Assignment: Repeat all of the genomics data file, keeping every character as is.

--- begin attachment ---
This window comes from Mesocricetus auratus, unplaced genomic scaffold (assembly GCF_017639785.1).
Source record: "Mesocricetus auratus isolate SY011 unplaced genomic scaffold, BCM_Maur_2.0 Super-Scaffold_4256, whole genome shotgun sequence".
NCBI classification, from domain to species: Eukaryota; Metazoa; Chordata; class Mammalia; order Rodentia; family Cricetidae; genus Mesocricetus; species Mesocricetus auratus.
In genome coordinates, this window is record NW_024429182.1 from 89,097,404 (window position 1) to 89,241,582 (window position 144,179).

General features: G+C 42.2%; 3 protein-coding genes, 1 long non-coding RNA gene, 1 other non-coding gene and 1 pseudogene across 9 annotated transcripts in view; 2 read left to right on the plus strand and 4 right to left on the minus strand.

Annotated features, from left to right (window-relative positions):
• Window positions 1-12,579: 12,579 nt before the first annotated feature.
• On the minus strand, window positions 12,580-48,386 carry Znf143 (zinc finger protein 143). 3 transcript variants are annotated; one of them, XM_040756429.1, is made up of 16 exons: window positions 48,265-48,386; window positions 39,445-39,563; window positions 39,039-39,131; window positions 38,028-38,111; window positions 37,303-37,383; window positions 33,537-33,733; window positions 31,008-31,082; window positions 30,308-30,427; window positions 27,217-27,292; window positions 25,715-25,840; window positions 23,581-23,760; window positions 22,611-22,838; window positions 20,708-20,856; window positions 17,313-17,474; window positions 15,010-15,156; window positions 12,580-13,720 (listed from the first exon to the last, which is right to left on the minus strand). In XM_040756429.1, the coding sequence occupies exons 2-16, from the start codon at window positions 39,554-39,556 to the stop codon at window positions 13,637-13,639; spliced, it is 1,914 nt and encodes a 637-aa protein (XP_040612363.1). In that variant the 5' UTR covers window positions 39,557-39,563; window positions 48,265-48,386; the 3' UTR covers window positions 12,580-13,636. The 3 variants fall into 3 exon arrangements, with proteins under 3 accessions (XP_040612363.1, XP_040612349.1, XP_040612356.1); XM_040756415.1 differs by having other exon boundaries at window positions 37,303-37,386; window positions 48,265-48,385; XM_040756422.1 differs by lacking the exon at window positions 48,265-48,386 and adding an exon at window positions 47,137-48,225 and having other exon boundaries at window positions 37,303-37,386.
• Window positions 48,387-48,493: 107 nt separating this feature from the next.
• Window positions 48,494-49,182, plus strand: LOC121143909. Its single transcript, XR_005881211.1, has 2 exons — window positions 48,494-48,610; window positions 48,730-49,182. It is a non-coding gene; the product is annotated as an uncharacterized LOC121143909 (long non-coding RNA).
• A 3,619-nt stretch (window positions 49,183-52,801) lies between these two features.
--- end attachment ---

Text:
This window comes from Mesocricetus auratus, unplaced genomic scaffold (assembly GCF_017639785.1).
Source record: "Mesocricetus auratus isolate SY011 unplaced genomic scaffold, BCM_Maur_2.0 Super-Scaffold_4256, whole genome shotgun sequence".
NCBI classification, from domain to species: Eukaryota; Metazoa; Chordata; class Mammalia; order Rodentia; family Cricetidae; genus Mesocricetus; species Mesocricetus auratus.
In genome coordinates, this window is record NW_024429182.1 from 89,097,404 (window position 1) to 89,241,582 (window position 144,179).

General features: G+C 42.2%; 3 protein-coding genes, 1 long non-coding RNA gene, 1 other non-coding gene and 1 pseudogene across 9 annotated transcripts in view; 2 read left to right on the plus strand and 4 right to left on the minus strand.

Annotated features, from left to right (window-relative positions):
• Window positions 1-12,579: 12,579 nt before the first annotated feature.
• On the minus strand, window positions 12,580-48,386 carry Znf143 (zinc finger protein 143). 3 transcript variants are annotated; one of them, XM_040756429.1, is made up of 16 exons: window positions 48,265-48,386; window positions 39,445-39,563; window positions 39,039-39,131; window positions 38,028-38,111; window positions 37,303-37,383; window positions 33,537-33,733; window positions 31,008-31,082; window positions 30,308-30,427; window positions 27,217-27,292; window positions 25,715-25,840; window positions 23,581-23,760; window positions 22,611-22,838; window positions 20,708-20,856; window positions 17,313-17,474; window positions 15,010-15,156; window positions 12,580-13,720 (listed from the first exon to the last, which is right to left on the minus strand). In XM_040756429.1, the coding sequence occupies exons 2-16, from the start codon at window positions 39,554-39,556 to the stop codon at window positions 13,637-13,639; spliced, it is 1,914 nt and encodes a 637-aa protein (XP_040612363.1). In that variant the 5' UTR covers window positions 39,557-39,563; window positions 48,265-48,386; the 3' UTR covers window positions 12,580-13,636. The 3 variants fall into 3 exon arrangements, with proteins under 3 accessions (XP_040612363.1, XP_040612349.1, XP_040612356.1); XM_040756415.1 differs by having other exon boundaries at window positions 37,303-37,386; window positions 48,265-48,385; XM_040756422.1 differs by lacking the exon at window positions 48,265-48,386 and adding an exon at window positions 47,137-48,225 and having other exon boundaries at window positions 37,303-37,386.
• Window positions 48,387-48,493: 107 nt separating this feature from the next.
• Window positions 48,494-49,182, plus strand: LOC121143909. Its single transcript, XR_005881211.1, has 2 exons — window positions 48,494-48,610; window positions 48,730-49,182. It is a non-coding gene; the product is annotated as an uncharacterized LOC121143909 (long non-coding RNA).
• A 3,619-nt stretch (window positions 49,183-52,801) lies between these two features.